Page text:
These are tough times for idealists -- even in France, birthplace of modern humanitarianism.
Just two years ago, President Nicolas Sarkozy pledged to make human rights an unprecedented centerpiece of his foreign policy, vowing in his victory speech "to reach out to all those in the world ... who are persecuted by tyrants and dictators." And for a time, his agenda seemed to be off to a good start. Sarkozy chose as foreign minister Bernard Kouchner, cofounder of Doctors Without Borders and long one of Europe's most eloquent proponents of humanitarian action. They created a new international human rights cabinet -- the world's first -- and installed a 30-year-old Muslim woman of Senegalese origin, Rama Yade, to run it.
So it was a stunning moment last December when Kouchner suddenly declared the effort a failure. "There is a permanent contradiction between human rights and the foreign policy of a state, even in France," he told an interviewer. "Running a country obviously draws you away from a certain angélisme [utopian view] of the world."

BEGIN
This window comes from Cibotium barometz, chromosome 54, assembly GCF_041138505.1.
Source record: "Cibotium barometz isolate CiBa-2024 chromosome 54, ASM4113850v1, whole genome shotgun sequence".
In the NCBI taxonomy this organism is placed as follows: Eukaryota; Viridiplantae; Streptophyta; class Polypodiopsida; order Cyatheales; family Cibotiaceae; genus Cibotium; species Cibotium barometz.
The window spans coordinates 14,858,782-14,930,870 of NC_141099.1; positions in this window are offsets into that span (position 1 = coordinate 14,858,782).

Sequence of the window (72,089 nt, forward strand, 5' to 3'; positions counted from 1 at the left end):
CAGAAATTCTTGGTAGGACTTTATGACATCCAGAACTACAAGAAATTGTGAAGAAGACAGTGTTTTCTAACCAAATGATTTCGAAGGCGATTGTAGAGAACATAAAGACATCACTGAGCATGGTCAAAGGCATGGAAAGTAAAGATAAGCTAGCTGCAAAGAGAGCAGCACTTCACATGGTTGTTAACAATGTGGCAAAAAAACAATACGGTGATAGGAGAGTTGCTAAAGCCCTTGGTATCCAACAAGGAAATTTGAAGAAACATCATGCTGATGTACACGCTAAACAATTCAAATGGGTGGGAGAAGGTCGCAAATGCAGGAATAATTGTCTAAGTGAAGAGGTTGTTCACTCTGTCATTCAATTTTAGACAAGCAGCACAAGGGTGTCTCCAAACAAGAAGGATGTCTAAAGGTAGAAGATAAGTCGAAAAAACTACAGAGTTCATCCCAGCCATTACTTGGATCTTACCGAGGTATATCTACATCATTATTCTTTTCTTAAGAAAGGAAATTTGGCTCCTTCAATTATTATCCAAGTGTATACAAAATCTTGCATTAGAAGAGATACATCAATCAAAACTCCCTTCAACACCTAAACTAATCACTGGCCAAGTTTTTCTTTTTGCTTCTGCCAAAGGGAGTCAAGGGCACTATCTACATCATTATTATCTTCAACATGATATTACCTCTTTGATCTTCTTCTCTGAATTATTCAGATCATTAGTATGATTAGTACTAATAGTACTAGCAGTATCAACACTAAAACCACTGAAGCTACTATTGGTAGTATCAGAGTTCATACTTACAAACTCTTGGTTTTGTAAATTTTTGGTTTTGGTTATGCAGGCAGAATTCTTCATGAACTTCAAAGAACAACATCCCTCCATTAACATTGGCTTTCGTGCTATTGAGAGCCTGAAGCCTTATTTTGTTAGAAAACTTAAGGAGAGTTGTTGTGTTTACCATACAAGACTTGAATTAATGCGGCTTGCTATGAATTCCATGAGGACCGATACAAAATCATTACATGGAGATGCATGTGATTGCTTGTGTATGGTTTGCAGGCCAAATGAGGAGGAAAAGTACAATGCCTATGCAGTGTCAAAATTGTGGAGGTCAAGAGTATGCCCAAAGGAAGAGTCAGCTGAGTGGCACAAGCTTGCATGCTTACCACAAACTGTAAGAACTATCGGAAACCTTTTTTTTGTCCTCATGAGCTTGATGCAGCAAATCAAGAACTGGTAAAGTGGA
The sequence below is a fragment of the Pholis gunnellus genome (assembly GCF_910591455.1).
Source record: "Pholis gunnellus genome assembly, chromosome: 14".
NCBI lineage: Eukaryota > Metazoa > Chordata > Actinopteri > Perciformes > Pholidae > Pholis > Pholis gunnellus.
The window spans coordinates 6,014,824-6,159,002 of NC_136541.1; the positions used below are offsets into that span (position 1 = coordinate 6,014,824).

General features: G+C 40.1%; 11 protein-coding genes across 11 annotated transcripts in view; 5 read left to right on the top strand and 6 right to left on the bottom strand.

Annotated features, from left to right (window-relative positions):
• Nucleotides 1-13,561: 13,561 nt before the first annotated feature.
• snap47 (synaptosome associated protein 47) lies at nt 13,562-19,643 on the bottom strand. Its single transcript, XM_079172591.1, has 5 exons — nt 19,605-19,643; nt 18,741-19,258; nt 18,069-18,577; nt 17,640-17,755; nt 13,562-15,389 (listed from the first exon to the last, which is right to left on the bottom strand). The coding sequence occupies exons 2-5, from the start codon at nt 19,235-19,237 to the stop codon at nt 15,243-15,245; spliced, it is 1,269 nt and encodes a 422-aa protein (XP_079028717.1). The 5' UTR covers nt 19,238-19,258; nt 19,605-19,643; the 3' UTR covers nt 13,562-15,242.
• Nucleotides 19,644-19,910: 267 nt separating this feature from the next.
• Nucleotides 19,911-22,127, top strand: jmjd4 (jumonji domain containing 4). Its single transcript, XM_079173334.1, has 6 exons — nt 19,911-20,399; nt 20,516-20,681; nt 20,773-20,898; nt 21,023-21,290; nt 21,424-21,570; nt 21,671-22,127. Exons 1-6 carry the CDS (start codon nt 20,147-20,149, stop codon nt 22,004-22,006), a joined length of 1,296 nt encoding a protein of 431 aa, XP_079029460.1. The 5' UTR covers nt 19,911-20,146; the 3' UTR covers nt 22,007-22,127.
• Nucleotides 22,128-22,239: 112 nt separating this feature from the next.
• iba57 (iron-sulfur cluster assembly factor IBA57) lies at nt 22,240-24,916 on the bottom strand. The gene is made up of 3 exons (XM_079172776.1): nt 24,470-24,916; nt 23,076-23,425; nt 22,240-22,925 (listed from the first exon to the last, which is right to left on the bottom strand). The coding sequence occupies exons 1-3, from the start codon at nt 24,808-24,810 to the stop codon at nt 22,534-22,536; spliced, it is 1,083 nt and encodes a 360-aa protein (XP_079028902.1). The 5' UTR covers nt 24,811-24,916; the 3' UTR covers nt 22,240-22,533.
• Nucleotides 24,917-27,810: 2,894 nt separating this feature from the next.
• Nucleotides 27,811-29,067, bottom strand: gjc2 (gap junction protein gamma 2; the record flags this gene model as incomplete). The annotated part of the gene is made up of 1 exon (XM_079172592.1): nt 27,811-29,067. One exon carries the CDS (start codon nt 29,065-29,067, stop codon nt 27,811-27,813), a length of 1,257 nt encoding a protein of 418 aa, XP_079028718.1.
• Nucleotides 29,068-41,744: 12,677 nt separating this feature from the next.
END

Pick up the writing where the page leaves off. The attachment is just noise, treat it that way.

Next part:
This from someone who had spent the last 40 years trying to save civilians caught up in nasty wars from Biafra to Darfur, a man whose legacy includes a Nobel Peace Prize for the organization he founded to act on just those principles he was now renouncing. Even the much-celebrated human rights cabinet was "a mistake," Kouchner said. In June, Sarkozy eliminated Yade's job altogether and shifted her to secretary of state for sports.
What happened? Was France admitting that the only workable model for foreign policy is blunt pragmatism? And if France can't carry out a human rights-based foreign policy, can anyone? It is interesting to note that Kouchner's comment drew relatively little outrage from anywhere in the French political spectrum -- or for that matter in the human rights community. As if a certain fatalism had set in. As if he'd stated the obvious.
In Kouchner's statement, there was certainly what appeared to be a degree of personal annoyance with the younger and more popular Yade. But there was also a discouraged sense that his human rights agenda had been mugged by reality.